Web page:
” … what is required of An Bord Pleanala are complete, precise and definitive findings and conclusions of a degree of specificity sufficient that a party minded to seek judicial review of such determination can turn readily to the particular observations, reasoning or conclusions in, say, a particular report or text to which reference is made, rather than simply being told that somewhere in an ocean of documentation is some stream of logic that An Bord Pleanala favours. And if it is all of a particular report or text that is being relied upon by An Bord Pleanala, so be it, but let it be identified properly, so that the findings and conclusions reached in its determination are sufficiently complete, precise and definitive as to enable
(i) an interested party meaningfully to assess the lawfulness of that determination and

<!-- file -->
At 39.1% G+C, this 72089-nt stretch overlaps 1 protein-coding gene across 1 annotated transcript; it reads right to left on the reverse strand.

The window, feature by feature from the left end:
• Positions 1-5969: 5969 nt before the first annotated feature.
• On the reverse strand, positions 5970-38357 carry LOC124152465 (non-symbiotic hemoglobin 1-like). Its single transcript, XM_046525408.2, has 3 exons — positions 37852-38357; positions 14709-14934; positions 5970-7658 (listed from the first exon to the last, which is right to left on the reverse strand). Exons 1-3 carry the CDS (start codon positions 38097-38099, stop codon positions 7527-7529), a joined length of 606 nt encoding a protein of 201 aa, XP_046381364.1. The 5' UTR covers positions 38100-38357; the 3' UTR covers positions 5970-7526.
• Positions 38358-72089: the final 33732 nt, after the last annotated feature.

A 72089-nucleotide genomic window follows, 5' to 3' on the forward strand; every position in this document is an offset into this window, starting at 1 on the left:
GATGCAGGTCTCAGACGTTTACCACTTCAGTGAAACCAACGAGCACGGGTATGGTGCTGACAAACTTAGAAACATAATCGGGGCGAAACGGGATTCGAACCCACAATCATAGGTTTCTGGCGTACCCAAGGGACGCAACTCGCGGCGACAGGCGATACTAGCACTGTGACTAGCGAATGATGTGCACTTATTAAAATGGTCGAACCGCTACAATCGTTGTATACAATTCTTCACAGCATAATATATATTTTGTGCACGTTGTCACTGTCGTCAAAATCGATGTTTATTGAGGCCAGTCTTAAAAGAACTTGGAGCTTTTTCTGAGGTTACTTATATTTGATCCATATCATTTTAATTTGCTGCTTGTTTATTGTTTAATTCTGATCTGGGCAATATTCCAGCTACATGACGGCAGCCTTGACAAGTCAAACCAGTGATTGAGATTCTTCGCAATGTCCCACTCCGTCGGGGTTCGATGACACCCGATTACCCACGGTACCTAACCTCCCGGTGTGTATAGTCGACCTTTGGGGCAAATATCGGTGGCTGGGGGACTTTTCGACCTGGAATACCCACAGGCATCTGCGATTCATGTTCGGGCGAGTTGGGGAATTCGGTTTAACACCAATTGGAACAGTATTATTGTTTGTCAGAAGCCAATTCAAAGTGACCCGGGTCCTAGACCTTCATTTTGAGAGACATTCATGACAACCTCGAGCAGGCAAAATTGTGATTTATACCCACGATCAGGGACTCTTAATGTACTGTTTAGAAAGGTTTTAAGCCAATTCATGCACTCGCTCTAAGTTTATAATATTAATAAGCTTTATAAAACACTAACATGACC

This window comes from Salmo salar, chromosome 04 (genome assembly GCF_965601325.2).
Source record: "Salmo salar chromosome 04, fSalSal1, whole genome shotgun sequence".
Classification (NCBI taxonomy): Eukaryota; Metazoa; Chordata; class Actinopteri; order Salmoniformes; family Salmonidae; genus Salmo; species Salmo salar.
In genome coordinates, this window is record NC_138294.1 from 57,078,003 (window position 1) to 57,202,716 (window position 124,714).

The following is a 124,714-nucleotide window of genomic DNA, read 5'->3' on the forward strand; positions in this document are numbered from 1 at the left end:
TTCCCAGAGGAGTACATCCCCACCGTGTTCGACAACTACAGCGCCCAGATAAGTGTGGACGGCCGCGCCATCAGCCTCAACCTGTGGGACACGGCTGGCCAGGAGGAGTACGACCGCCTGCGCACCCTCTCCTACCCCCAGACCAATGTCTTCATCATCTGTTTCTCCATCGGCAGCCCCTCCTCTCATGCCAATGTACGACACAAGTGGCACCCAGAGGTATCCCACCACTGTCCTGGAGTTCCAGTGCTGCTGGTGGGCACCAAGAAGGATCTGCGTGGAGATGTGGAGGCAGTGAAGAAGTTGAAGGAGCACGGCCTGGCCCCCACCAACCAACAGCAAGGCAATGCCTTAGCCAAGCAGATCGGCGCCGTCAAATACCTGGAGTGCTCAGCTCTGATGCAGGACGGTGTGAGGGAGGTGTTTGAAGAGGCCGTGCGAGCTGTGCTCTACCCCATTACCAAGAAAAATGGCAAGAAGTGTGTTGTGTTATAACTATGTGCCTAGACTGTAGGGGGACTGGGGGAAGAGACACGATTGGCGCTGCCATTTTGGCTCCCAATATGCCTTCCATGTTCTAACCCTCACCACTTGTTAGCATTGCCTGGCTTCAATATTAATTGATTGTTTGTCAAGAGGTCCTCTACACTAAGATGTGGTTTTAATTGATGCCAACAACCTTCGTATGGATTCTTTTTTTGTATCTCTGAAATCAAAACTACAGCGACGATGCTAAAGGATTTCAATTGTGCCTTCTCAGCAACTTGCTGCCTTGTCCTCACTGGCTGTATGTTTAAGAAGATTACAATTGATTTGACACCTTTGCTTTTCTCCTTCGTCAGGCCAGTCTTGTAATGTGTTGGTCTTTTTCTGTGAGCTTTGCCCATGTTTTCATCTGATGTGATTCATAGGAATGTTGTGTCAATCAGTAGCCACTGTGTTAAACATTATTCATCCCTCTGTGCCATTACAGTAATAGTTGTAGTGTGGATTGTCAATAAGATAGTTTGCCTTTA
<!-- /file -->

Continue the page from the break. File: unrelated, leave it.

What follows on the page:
(ii) a court to undertake a ready and comprehensive judicial review of same.“
Judge Barrett was not satisfied that the decision of the ABP met this standard and concluded that Ms. Connelly could not readily satisfy herself as to whether or not to bring a challenge against the ABP’s decision to grant consent to the developer.
The ABP argued that the High Court had set the bar too high when it came to the adequacy of reasons. In its appeal, the Board argued that if the High Court judgment was upheld, that this would have “serious consequences” for how the ABP would in future have to deal with making its decisions. In other words, the ABP was horrified at the thought of having to provide clear and precise reasons for its decisions, particularly as this would involve scientifically verifiable facts and conclusions.
It is important to point out that the High Court did not consider the Kelly judgment regarding the specific requirements which must be satisfied when it carries out an AA in order to give the Board jurisdiction to grant a permission. Judge Barrett was focused on the general duty to provide reasons: